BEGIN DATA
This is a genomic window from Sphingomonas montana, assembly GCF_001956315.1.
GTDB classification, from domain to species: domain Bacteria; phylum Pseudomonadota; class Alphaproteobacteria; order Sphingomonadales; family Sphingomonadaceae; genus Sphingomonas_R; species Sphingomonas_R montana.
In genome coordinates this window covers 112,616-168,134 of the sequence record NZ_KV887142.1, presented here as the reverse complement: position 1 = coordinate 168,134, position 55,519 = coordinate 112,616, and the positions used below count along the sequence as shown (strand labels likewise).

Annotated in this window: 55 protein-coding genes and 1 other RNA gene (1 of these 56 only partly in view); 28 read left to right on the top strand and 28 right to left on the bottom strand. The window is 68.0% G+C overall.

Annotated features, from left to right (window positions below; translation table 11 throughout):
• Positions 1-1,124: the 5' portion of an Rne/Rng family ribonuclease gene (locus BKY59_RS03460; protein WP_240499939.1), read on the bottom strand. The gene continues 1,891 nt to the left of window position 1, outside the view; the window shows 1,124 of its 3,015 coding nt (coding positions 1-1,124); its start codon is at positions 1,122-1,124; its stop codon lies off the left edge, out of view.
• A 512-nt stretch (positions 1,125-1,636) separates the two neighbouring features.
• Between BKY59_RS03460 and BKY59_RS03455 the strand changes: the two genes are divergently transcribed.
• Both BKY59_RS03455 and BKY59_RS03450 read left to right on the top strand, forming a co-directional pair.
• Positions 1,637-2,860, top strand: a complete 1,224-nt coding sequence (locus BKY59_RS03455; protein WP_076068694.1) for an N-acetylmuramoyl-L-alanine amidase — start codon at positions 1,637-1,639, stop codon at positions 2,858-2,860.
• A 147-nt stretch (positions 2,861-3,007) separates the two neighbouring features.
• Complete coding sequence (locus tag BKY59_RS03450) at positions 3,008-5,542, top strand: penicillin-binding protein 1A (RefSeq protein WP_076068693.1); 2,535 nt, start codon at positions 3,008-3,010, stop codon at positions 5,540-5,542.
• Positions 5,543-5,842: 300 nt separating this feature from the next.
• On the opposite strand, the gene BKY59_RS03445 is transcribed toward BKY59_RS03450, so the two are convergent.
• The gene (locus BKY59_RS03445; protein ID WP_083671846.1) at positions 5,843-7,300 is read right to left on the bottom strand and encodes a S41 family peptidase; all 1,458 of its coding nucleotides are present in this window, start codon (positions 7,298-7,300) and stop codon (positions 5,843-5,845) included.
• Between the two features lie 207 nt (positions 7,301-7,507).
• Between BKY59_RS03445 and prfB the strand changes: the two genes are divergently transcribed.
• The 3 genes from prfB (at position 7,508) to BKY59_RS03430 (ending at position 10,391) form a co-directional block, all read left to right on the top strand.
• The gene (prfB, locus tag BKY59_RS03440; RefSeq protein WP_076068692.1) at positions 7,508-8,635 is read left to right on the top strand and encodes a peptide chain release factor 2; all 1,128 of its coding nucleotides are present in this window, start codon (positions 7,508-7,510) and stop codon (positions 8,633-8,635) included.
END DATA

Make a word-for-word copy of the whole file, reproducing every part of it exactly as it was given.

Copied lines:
This is a genomic window from Sphingomonas montana, assembly GCF_001956315.1.
GTDB classification, from domain to species: domain Bacteria; phylum Pseudomonadota; class Alphaproteobacteria; order Sphingomonadales; family Sphingomonadaceae; genus Sphingomonas_R; species Sphingomonas_R montana.
In genome coordinates this window covers 112,616-168,134 of the sequence record NZ_KV887142.1, presented here as the reverse complement: position 1 = coordinate 168,134, position 55,519 = coordinate 112,616, and the positions used below count along the sequence as shown (strand labels likewise).

Annotated in this window: 55 protein-coding genes and 1 other RNA gene (1 of these 56 only partly in view); 28 read left to right on the top strand and 28 right to left on the bottom strand. The window is 68.0% G+C overall.

Annotated features, from left to right (window positions below; translation table 11 throughout):
• Positions 1-1,124: the 5' portion of an Rne/Rng family ribonuclease gene (locus BKY59_RS03460; protein WP_240499939.1), read on the bottom strand. The gene continues 1,891 nt to the left of window position 1, outside the view; the window shows 1,124 of its 3,015 coding nt (coding positions 1-1,124); its start codon is at positions 1,122-1,124; its stop codon lies off the left edge, out of view.
• A 512-nt stretch (positions 1,125-1,636) separates the two neighbouring features.
• Between BKY59_RS03460 and BKY59_RS03455 the strand changes: the two genes are divergently transcribed.
• Both BKY59_RS03455 and BKY59_RS03450 read left to right on the top strand, forming a co-directional pair.
• Positions 1,637-2,860, top strand: a complete 1,224-nt coding sequence (locus BKY59_RS03455; protein WP_076068694.1) for an N-acetylmuramoyl-L-alanine amidase — start codon at positions 1,637-1,639, stop codon at positions 2,858-2,860.
• A 147-nt stretch (positions 2,861-3,007) separates the two neighbouring features.
• Complete coding sequence (locus tag BKY59_RS03450) at positions 3,008-5,542, top strand: penicillin-binding protein 1A (RefSeq protein WP_076068693.1); 2,535 nt, start codon at positions 3,008-3,010, stop codon at positions 5,540-5,542.
• Positions 5,543-5,842: 300 nt separating this feature from the next.
• On the opposite strand, the gene BKY59_RS03445 is transcribed toward BKY59_RS03450, so the two are convergent.
• The gene (locus BKY59_RS03445; protein ID WP_083671846.1) at positions 5,843-7,300 is read right to left on the bottom strand and encodes a S41 family peptidase; all 1,458 of its coding nucleotides are present in this window, start codon (positions 7,298-7,300) and stop codon (positions 5,843-5,845) included.
• Between the two features lie 207 nt (positions 7,301-7,507).
• Between BKY59_RS03445 and prfB the strand changes: the two genes are divergently transcribed.
• The 3 genes from prfB (at position 7,508) to BKY59_RS03430 (ending at position 10,391) form a co-directional block, all read left to right on the top strand.
• The gene (prfB, locus tag BKY59_RS03440; RefSeq protein WP_076068692.1) at positions 7,508-8,635 is read left to right on the top strand and encodes a peptide chain release factor 2; all 1,128 of its coding nucleotides are present in this window, start codon (positions 7,508-7,510) and stop codon (positions 8,633-8,635) included.